I’m In My 20s And I Live With A Feeding Tube
I haven’t eaten food in three years.
Sweet and savory aromas wafted through the air as the waitress delivered my favorite vegan pizza. The dim restaurant lighting and catchy music created the perfect ambiance for my 18th birthday celebration with friends and family. The crowd later exited the kitchen with the next part of my meal—a slice of chocolate cake with the words, “Happy Birthday!” written in icing. I blew out the candles, and life as I knew it vanished in a puff of smoke.
Three more birthdays have since passed, but not another bite of food has grazed my lips. I have not eaten in over three years.
Well, shortly after my eighteenth birthday, my health declined, and I had surgery to place a feeding tube in my abdomen.
You’ve probably heard about feeding tubes. Maybe, you’ve been told that they smell weird or that they are strictly for babies and old people with cancer. I can assure you that the former is not true. And the latter… Well, there are many young adults who rely on these tubes for numerous reasons.
As you eyeball the pump in my backpack, which connects to a barely visible line under my shirt, I sense your expressions of pity. Your sorry eyes say it all. You stare at me as if my life is not worth living, as though I am a walking, talking anomaly.
I get it; the thought of not eating seems inconceivable.
Food unites people. Most people consume three square meals daily, plus snacks. Not to mention, we celebrate nearly every momentous occasion with some sort of delicacy. It may be difficult for you to imagine a life without midnight ice cream runs, cocktails with friends, work meetings over lunch, and awkward first-dinner dates. Before I needed a feeding tube, that was my life.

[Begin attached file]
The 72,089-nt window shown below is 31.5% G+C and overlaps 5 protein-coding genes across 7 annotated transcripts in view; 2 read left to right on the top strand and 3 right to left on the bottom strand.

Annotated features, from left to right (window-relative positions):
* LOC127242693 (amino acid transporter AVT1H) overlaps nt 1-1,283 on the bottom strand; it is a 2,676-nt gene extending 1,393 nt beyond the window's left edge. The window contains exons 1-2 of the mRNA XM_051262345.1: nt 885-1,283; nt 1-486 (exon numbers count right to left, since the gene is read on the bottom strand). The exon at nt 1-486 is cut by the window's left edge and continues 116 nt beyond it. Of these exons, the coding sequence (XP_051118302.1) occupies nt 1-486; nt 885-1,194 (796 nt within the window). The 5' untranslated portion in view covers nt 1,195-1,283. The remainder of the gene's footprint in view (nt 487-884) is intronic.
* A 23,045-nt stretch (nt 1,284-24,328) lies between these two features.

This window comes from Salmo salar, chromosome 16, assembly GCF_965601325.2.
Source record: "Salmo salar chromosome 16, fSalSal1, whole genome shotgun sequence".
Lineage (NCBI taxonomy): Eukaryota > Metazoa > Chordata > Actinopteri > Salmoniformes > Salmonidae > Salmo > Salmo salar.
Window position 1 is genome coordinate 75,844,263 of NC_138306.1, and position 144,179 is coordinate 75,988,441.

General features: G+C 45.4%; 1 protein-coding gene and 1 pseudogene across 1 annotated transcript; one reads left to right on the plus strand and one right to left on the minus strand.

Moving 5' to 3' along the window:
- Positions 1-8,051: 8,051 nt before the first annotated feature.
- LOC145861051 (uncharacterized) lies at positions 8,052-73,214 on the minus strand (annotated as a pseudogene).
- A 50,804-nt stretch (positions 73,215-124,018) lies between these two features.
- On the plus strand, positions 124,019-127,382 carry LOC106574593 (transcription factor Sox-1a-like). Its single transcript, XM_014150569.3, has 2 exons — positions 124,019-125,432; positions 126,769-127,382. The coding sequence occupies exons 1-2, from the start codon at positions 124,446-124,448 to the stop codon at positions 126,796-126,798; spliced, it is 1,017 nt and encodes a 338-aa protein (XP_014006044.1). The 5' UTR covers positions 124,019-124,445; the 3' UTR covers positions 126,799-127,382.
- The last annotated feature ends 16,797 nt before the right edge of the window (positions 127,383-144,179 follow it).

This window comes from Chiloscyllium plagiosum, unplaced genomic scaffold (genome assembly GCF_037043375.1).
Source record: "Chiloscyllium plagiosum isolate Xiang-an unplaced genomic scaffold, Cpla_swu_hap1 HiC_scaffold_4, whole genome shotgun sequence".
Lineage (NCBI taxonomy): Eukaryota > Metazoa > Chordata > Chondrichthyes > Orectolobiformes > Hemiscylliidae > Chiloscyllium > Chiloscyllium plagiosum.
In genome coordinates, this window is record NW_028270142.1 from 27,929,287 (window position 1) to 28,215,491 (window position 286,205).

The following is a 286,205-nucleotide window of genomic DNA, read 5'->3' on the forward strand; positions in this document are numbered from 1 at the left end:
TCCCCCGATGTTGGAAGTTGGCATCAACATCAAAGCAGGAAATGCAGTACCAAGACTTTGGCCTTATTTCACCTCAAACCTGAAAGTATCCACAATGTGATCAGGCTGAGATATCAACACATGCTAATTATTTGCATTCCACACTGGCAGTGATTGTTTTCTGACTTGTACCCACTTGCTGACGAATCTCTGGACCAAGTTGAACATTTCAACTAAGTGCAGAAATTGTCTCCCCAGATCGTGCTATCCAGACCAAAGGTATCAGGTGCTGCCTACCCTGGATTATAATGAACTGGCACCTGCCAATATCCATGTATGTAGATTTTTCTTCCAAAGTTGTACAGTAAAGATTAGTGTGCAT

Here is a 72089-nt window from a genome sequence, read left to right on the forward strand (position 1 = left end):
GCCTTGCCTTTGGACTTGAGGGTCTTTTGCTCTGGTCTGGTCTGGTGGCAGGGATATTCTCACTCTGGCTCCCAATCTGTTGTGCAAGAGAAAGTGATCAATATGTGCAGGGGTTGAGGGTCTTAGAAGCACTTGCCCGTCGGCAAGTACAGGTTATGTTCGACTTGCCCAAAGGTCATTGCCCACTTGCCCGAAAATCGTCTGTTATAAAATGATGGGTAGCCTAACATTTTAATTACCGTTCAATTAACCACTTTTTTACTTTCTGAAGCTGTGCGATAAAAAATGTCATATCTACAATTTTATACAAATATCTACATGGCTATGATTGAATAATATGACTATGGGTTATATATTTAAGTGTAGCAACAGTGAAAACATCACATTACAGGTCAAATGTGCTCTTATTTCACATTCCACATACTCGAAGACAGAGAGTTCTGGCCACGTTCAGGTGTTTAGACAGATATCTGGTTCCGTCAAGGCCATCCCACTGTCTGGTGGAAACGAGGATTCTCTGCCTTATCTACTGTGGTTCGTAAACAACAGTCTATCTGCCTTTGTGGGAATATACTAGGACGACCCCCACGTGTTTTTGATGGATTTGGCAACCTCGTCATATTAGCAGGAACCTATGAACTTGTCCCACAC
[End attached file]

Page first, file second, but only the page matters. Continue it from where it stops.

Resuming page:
Occasionally, I still crave my favorite foods.
I’ve shed tears over desperate desires for chocolatey goodness or filling pieces of bread. The tiny button protruding from my abdomen often makes me feel self-conscious.
However, do not feel bad for me.
Don’t pity those of us who use feeding tubes. We are not to be pitied. The tube is neither a hindrance nor a limitation. In fact, feeding tubes are the exact opposite – they are freedom. I am able to attend college, hang out with my friends and fiancé, and even write this article because of my feeding tube. My feeding tube lets me live and love. I can be just like you because of my feeding tube. Feeding tubes allow people like me to live life to the fullest.
The only difference between us is that while you get energy from that sandwich and granola bar, I receive nutrition through a bag of formula pumped through a tube in my stomach. And now, when I’m sitting in a restaurant, that plate of vegan pizza is no longer within my reach.
Despite the challenges of navigating a life without food, I am stronger for it. We all have our obstacles. A feeding tube and a genetic illness happens to be mine. Perhaps your biggest challenge is the reason you’re alive, too.
This article has been republished from Unwritten with full permission. You can view the original article here.
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